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The Nature of Technological Knowledge. Are Models of Scientific Change Relevant?

  • Rachel┬áLaudan

Part of the Sociology of the Sciences Monographs book series (SOSM, volume 4)

Table of contents

  1. Front Matter
    Pages i-vii
  2. Rachel Laudan
    Pages 1-26
  3. Gary Gutting
    Pages 47-65
  4. Norman P. Hummon
    Pages 67-81
  5. Rachel Laudan
    Pages 83-104
  6. Back Matter
    Pages 143-147

About this book

Introduction

One of the ironies of our time is the sparsity of useful analytic tools for understanding change and development within technology itself. For all the diatribes about the disastrous effects of technology on modern life, for all the equally uncritical paeans to technology as the panacea for human ills, the vociferous pro- and anti-technology movements have failed to illuminate the nature of technology. On a more scholarly level, in the midst of claims by Marxists and non-Marxists alike about the technological underpinnings of the major social and economic changes of the last couple of centuries, and despite advice given to government and industry about managing science and technology by a small army of consultants and policy analysts, technology itself remains locked inside an impenetrable black box, a deus ex machina to be invoked when all other explanations of puzzling social and economic pheoomena fail. The discipline that has probably done most to penetrate that black box in recent years by studying the 1 internal development of technology is history. Historians of technology and certain economic historians have carried out careful and detailed studies on the genesis and impact of technological innovations, and the structu-re of the social systems associated with those innovations. Within the past few decades tentative consensus about the periodization and the major traditions within the history of technology has begun to emerge, at least as far as Britain and America in the eighteenth and nineteenth century are concerned.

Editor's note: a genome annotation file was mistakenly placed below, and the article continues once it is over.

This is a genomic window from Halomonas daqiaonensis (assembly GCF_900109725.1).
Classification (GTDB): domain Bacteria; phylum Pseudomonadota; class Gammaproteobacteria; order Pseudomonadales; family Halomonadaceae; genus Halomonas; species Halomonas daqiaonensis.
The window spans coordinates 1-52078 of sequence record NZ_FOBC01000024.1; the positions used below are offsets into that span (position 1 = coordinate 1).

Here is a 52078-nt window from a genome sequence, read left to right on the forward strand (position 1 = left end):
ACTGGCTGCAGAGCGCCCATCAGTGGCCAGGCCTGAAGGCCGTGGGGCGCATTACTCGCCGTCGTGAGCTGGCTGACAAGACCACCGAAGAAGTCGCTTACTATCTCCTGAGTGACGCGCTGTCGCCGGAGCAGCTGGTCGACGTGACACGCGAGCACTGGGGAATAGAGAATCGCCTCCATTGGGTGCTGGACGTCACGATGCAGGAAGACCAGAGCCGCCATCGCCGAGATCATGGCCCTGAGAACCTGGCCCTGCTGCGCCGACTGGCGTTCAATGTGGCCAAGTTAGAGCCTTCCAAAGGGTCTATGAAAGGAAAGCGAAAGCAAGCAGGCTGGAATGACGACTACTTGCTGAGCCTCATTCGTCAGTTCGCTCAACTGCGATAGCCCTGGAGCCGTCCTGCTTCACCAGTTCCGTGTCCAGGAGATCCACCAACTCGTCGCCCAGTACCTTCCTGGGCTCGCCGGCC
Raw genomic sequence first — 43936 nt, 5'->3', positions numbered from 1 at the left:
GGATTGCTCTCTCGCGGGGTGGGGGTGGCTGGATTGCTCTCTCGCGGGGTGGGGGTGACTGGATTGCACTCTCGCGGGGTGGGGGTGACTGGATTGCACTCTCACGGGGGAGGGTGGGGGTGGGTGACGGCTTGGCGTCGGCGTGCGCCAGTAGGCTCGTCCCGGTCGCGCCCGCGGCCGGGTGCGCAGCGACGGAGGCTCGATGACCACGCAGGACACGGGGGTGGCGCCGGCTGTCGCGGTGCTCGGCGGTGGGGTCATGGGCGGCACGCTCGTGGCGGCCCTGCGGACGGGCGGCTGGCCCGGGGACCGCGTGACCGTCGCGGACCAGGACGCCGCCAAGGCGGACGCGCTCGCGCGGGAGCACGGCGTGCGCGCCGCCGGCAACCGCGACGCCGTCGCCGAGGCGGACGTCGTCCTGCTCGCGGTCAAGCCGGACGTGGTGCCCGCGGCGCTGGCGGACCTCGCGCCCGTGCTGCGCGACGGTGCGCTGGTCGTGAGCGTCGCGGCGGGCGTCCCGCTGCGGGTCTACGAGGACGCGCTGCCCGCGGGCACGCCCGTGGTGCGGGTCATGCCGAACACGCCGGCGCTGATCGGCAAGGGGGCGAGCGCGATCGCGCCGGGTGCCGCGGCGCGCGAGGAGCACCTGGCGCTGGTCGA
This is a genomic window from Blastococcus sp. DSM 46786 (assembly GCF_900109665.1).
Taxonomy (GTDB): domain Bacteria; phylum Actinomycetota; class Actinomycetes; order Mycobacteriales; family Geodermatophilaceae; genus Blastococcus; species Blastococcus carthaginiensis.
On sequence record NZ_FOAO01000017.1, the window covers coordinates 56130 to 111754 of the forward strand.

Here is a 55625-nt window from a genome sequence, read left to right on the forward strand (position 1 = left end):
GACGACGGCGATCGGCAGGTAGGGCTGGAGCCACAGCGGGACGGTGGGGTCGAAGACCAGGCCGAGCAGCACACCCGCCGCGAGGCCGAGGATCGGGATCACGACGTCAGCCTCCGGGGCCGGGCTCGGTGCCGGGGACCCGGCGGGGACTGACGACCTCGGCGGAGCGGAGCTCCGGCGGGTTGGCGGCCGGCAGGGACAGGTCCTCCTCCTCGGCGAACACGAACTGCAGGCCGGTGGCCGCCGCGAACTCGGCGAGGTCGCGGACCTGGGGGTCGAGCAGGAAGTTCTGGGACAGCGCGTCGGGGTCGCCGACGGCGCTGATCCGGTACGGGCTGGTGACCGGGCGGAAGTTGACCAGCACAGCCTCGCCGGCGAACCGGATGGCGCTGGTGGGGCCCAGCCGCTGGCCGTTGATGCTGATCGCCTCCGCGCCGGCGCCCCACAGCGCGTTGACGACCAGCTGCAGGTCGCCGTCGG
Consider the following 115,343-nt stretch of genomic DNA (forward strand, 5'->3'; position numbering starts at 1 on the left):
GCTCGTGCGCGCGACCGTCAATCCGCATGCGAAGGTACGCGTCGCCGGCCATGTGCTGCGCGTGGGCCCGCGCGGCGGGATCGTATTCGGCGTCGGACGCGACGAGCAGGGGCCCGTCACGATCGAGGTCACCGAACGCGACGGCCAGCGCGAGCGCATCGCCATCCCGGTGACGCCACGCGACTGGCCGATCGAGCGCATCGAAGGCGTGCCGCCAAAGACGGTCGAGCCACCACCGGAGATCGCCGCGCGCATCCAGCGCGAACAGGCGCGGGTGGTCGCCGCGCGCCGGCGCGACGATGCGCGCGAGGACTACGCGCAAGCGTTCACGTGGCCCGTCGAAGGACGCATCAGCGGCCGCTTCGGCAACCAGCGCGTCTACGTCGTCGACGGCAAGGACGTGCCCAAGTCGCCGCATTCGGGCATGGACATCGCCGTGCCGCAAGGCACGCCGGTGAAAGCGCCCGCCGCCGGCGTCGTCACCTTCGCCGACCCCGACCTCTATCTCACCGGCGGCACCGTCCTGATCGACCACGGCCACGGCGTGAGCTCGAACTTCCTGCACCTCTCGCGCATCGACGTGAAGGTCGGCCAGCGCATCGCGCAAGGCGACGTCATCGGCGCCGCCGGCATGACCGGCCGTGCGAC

Keywords

Evolution Hierarchie Innovation Nation nature organization philosophy

Editors and affiliations

  • Rachel┬áLaudan
    • 1
  1. 1.Center for the Study of Science in SocietyVirginia Polytechnic Institute and State UniversityBlacksburgUSA

Bibliographic information

  • DOI https://doi.org/10.1007/978-94-015-7699-4
  • Copyright Information Springer Science+Business Media B.V. 1984
  • Publisher Name Springer, Dordrecht
  • eBook Packages Springer Book Archive
  • Print ISBN 978-90-481-8394-4
  • Online ISBN 978-94-015-7699-4
  • Buy this book on publisher's site